Church History

The timeline of the early Christian Church can be divided into several eras.  These eras reflect the developmental steps taken by the early Church and reflect the thought and theology of their time periods.  They also illustrate the development and growing understanding of the Church’s dogmas and doctrines.

  • The Apostolic Era, that time period in which Christ’s Apostles were still actively teaching and writing, is of special significance.  It was during this time period that the books that would eventually comprise the New Testament were written, as well as other important early Christian writings such as The Didache, The Epistle of Barnabas, and the First Letter of Clement.
  • The Ante-Nicene Era, which is the era that immediately followed the Apostolic Era, lasted until the First Council of Nicaea in 325 A.D.  During this era, a more formal Church structure developed with more defined roles between deacon, priest, and bishop.  This period also witnessed the birth of variant Christian doctrines that orthodox Christians, such as Irenaeus of Lyons, referred to as heresies.  As Christianity grew apart from Judaism and these variant Christian groups continued to spring up, orthodox Christianity began to rely more and more on the Church Magisterium to define the proper doctrines of the Christian faith as they had been handed down by Apostolic Tradition.  As the Church continued to spread, the role of the Bishop of Rome also became more prominent in order to maintain a universality in practice and unity throughout the Church.  This period also oversaw what would become the beginnings of the development of a New Testament canon.  At this early stage, however, there would still be widespread disagreement on what comprised Scripture and multiple lists would be put forth from various  traditions.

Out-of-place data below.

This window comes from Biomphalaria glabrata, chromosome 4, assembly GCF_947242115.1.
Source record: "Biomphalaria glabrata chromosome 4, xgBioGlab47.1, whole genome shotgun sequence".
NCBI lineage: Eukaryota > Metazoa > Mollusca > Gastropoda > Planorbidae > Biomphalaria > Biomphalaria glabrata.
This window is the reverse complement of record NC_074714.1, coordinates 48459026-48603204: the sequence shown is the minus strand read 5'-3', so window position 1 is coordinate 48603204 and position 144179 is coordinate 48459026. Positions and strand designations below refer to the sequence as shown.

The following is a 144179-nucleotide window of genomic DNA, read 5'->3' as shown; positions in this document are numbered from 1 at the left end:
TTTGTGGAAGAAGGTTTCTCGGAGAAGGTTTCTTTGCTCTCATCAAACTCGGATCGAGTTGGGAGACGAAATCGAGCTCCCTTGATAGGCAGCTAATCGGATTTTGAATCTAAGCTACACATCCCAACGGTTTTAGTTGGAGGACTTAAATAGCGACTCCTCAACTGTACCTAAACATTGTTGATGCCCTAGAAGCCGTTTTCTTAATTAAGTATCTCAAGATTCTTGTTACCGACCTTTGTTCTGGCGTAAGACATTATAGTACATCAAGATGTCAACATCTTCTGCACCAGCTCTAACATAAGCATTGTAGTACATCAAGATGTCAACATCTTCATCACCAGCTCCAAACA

• The Nicene Era would see another development in how the Church would operate and determine doctrine in the face of the growing influence of heretical teachings.  With the legalization of Christianity, Christians were now free to openly practice their faith, which led to a more public forum for both orthodox and unorthodox thoughts to be presented.  In order to maintain unity within a Church which was now spread throughout the known world, it was necessary for Bishops from around the world to gather together and discern true Apostolic teachings.  They did this by defining the teachings universally agreed upon by the attending Bishops as opposed to any novel ideas that were put forth by dissenting individuals from a single corner of the world.  This gathering of Bishops, known as the Council of Nicaea, became the first of what would be called Ecumenical Councils.  Another important development of this era was the first definitive list, or canon, of the New Testament was decided upon at the Council of Rome in 382, Council of Carthage in 393, and the Synod of Hippo in 397.
  •  The Post-Nicene Era is the time period immediately following the Nicene Era and would last until the end of the 8th century.  After the fall of Rome,  the bishops of Rome -the popes- were forced to adapt to drastically changing circumstances as the Church was the only source of structure and organization left within the Western Empire.  Christian theology, however, flourished during this period with great Christian theologians such as Augustine of Hippo, Saint Jerome, Pope Leo the Great, Pope Gregory the Great, and John of Damascus.  This period would come to a close with the beginning of the High Middle Ages.